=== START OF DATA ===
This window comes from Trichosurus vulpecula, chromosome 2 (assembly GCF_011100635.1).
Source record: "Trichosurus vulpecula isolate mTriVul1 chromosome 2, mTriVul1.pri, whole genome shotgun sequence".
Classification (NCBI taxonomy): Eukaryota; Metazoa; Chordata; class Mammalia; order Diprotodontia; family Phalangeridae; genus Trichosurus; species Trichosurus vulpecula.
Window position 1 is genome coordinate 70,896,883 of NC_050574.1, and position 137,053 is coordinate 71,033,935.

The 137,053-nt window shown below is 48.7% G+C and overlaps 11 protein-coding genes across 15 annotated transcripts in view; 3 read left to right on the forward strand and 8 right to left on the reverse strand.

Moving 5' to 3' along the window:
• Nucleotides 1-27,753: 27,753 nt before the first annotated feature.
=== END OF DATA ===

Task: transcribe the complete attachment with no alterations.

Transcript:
This window comes from Trichosurus vulpecula, chromosome 2 (assembly GCF_011100635.1).
Source record: "Trichosurus vulpecula isolate mTriVul1 chromosome 2, mTriVul1.pri, whole genome shotgun sequence".
Classification (NCBI taxonomy): Eukaryota; Metazoa; Chordata; class Mammalia; order Diprotodontia; family Phalangeridae; genus Trichosurus; species Trichosurus vulpecula.
Window position 1 is genome coordinate 70,896,883 of NC_050574.1, and position 137,053 is coordinate 71,033,935.

The 137,053-nt window shown below is 48.7% G+C and overlaps 11 protein-coding genes across 15 annotated transcripts in view; 3 read left to right on the forward strand and 8 right to left on the reverse strand.

Moving 5' to 3' along the window:
• Nucleotides 1-27,753: 27,753 nt before the first annotated feature.